Seven academic institutions have been awarded grants totaling $14.5 million by the National Cancer Institute (NCI) and the National Institute on Drug Abuse (NIDA) to create the Transdisciplinary Tobacco Use Research Centers for studying tobacco use and new ways to combat it and its consequences. The Robert Wood Johnson Foundation (RWJF) has committed an additional $14 million over five years to complement NCI's and NIDA's efforts to improve the policy understanding and communications practices of the tobacco research teams.
The funds announced today will be used for the first year of a five-year project to foster unique collaborations among scientists across many disciplines, and to focus on areas where there are gaps in knowledge, such as adolescent smoking. Together, NCI and NIDA will spend about $70 million for the effort over five years.
With each center organized around a special theme, researchers will tackle a wide range of studies that include culture, genetics, animal models of behavior, and innovative treatments. Investigators will study the prevention of tobacco use, initiation of tobacco use, and addiction. Tobacco-related disease causes more than 450,000 deaths each year, including 170,000 cancer deaths.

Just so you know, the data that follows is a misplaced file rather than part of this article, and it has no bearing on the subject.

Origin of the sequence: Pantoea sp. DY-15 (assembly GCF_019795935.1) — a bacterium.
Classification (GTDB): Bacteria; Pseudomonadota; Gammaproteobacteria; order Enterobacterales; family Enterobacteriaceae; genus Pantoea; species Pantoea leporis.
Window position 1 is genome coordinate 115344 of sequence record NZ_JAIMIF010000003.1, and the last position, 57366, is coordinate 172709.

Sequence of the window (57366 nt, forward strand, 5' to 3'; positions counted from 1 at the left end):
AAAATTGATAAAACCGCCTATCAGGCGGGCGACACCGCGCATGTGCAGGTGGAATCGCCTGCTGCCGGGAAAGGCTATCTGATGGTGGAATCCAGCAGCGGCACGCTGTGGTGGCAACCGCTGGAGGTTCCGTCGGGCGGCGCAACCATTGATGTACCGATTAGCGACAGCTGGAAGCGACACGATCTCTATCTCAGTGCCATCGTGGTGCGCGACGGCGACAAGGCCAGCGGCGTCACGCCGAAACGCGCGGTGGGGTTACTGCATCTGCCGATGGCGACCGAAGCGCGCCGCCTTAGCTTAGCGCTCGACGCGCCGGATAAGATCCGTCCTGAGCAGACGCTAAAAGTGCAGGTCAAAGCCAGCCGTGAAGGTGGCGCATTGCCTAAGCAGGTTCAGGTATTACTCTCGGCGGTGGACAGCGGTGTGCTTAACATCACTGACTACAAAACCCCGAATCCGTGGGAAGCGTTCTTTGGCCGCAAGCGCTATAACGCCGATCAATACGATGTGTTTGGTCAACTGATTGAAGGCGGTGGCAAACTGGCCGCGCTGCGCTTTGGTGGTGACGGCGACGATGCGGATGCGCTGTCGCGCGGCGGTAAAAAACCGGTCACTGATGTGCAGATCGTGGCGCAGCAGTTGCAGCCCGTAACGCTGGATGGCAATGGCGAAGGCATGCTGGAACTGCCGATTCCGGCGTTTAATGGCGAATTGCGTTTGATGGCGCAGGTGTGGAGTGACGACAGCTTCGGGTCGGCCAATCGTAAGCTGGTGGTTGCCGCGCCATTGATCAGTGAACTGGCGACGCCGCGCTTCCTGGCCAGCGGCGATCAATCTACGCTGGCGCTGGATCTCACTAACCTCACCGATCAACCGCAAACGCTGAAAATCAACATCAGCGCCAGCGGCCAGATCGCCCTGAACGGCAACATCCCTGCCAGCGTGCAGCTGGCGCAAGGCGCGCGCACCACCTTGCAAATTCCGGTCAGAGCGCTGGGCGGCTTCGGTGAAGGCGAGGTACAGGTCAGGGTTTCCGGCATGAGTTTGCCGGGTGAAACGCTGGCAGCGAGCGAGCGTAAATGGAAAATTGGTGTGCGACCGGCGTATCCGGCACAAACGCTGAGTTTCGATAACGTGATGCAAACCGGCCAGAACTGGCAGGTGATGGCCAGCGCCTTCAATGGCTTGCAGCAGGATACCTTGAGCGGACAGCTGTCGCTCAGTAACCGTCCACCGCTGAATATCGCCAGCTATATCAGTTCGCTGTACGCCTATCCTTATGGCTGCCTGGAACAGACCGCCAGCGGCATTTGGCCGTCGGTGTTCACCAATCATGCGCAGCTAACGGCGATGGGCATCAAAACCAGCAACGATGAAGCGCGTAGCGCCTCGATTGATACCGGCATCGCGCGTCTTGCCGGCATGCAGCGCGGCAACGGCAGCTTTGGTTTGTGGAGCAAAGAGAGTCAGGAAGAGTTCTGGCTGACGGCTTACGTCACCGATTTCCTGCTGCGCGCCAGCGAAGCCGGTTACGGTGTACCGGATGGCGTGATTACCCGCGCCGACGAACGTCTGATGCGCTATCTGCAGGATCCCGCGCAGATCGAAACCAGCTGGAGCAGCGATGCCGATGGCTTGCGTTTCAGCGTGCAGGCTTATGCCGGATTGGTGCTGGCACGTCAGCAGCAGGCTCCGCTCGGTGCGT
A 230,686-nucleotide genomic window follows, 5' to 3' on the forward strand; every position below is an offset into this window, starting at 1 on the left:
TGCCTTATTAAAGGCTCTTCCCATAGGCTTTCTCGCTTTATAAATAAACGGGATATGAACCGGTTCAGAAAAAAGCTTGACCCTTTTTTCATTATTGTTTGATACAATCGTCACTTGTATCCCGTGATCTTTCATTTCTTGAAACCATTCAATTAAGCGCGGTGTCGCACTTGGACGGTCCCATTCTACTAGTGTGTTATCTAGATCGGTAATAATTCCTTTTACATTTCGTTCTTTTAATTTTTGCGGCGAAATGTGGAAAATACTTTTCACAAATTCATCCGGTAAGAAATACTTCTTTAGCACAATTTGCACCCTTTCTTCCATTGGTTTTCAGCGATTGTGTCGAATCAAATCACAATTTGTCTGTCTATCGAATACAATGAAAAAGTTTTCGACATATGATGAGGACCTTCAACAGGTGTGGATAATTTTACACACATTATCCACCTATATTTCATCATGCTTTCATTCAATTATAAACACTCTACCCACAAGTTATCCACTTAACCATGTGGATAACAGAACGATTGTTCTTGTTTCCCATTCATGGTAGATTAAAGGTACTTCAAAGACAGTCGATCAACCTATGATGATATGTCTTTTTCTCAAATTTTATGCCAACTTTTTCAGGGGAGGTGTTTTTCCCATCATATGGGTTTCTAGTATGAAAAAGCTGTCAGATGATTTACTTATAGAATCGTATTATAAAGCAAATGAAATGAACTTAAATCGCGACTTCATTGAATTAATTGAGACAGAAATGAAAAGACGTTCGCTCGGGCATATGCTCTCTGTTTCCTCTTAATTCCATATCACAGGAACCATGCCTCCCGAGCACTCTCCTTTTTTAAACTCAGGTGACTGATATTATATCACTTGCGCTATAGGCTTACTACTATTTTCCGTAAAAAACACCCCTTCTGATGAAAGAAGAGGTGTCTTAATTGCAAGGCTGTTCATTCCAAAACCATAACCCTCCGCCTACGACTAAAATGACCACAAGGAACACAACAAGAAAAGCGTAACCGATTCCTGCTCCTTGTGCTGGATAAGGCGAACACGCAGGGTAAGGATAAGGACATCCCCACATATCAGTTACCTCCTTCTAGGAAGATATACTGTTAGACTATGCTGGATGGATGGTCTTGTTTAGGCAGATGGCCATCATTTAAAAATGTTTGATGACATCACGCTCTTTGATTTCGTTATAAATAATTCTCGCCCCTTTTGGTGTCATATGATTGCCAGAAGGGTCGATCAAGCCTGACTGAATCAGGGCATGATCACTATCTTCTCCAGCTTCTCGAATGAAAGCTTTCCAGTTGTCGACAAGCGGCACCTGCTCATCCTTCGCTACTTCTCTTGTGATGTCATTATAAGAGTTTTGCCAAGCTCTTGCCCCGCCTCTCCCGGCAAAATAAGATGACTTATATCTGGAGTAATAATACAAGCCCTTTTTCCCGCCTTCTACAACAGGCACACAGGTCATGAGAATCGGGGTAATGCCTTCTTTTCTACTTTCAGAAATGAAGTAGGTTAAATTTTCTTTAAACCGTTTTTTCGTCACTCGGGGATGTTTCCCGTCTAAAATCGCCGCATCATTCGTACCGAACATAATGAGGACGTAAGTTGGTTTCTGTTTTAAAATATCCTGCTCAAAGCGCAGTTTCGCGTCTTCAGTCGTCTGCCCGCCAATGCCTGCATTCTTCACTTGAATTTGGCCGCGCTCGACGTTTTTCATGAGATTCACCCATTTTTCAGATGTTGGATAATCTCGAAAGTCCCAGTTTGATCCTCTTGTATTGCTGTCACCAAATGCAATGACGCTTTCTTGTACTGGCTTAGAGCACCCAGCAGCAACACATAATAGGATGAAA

"Tobacco use and nicotine addiction are such complex subjects that it will take a truly transdisciplinary approach to understand the addiction and how to prevent tobacco use, particularly by teens and younger children," said Alan I. Leshner, Ph.D., NIDA's Director.
"These centers promise to accelerate development of effective tobacco control interventions, speed the transfer of these approaches to communities across the nation, and create a core of new tobacco control researchers," said NCI's Director Richard D. Klausner, M.D.
This collaboration will complement NCI's and NIDA's existing efforts. In
November 1998, NCI announced a plan to expand and accelerate tobacco use
Contact: Michelle Muth
NIH/National Institute on Drug Abuse